Sunday, July 24, 2011

The Surrounding Gloom

The Empty House

This week we'll look at that old standard of horror, the haunted house.

Algernon Blackwood wrote "The Empty House" in 1906. By this date, spending time within a "domicile of dread" was featured in countless ghost stories. For instance, J. Sheridan LeFanu's "An Account of Some Strange Disturbances in Aungier Street" was published in 1853 and was considered such an exemplar of the type that Bram Stoker used it as direct inspiration for his story, "The Judge's House", in 1891. Even last week's subject, M.R. James, tried his hand at this well-worn trope in "Lost Hearts", written in 1895, albeit with his signature antiquarian twists.

So, what makes "The Empty House" worthy of our consideration? First, it is an excellent read. Second, it is the iconic "It'll be a Thrill" haunted house story, in which the characters who experience the haunting are neither unknowingly residing in the accursed place nor are they conducting a "scientific" study. They are there purely for the thrilling experience. As such, it is the antecedent to many of our contemporary "ghost stories" in which we watch, via night vision cameras, some silly people freak out in a "haunted" location for our entertainment.

Third, in most haunted house stories prior to "The Empty House", the haunting is about a location in which a ghost resides. Consider other monster types and their lairs. In fairy tales, a bridge may have a troll lurking beneath it or a cave may house a dragon. Neither the bridge nor the cave are inherently terrible; it is the monster associated with them that makes the location baneful. And so it is with the haunted house. But "The Empty House" alters the paradigm. Yes, there are ghosts present in the house, but their malevolent and unnatural presence has tainted the essence of the location. Whether or not the ghosts are present, the House itself is a monster.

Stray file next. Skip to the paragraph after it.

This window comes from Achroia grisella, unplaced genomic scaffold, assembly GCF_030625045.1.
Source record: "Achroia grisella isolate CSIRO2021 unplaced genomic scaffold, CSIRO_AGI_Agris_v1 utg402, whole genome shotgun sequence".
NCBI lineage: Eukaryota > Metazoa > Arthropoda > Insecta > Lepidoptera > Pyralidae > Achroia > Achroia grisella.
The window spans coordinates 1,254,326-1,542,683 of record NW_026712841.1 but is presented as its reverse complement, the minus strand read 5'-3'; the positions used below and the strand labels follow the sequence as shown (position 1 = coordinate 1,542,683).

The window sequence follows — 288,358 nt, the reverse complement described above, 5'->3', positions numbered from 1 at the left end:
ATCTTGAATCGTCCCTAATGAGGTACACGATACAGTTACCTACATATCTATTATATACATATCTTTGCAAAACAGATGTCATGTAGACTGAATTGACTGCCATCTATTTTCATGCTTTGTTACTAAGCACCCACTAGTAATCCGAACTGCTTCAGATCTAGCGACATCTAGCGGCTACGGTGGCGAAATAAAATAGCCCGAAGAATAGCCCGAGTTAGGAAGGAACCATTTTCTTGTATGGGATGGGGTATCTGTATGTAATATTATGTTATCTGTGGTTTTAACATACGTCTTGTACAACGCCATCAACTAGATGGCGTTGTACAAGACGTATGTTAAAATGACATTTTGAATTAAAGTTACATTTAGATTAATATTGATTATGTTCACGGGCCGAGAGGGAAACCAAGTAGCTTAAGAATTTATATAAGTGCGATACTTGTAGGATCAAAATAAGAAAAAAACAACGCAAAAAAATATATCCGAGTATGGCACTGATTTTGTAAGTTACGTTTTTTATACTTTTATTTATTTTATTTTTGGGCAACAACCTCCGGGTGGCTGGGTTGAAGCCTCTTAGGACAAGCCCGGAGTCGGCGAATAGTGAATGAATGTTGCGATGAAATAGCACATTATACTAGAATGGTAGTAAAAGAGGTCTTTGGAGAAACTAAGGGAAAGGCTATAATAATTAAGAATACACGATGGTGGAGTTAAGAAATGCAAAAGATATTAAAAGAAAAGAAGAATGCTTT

Algernon Blackwood

Consider this passage:

Stealthily, walking on tip-toe and shading the candle lest it should betray their presence through the shutterless windows, they went first into the big dining-room. There was not a stick of furniture to be seen. Bare walls, ugly mantel-pieces and empty grates stared at them. Everything, they felt, resented their intrusion, watching them, as it were, with veiled eyes; whispers followed them; shadows flitted noiselessly to right and left; something seemed ever at their back, watching, waiting an opportunity to do them injury. There was the inevitable sense that operations which went on when the room was empty had been temporarily suspended till they were well out of the way again. The whole dark interior of the old building seemed to become a malignant Presence that rose up, warning them to desist and mind their own business; every moment the strain on the nerves increased.

The influence of this approach to the haunted house narrative became the most prominent style within the 20th century, most notably in Shirley Jackson's "The Haunting of Hill House". In fact, this paradigm is so strong that we don't need spectral manifestations to establish a "haunted" feel within a narrative. Check out this vid:

Creepy but effective at establishing the proper "feel". All we require to posit a haunted setting within a narrative is architectural deterioration and clues of the uncanny. In this vid, the sound effects serve as audio clues.

Blackwood provides the ghosts, but his keen attention to the details of the setting and his ability to create within the mind of the reader a coherent and malignant architectural space makes them superfluous to the sensation of horror. And that's why the "Empty House" is a classic ghost story.

Here's a link to "The Empty House" at Wikisource.

And here's Algernon Blackwood's Wikipedia page.


No comments:

Post a Comment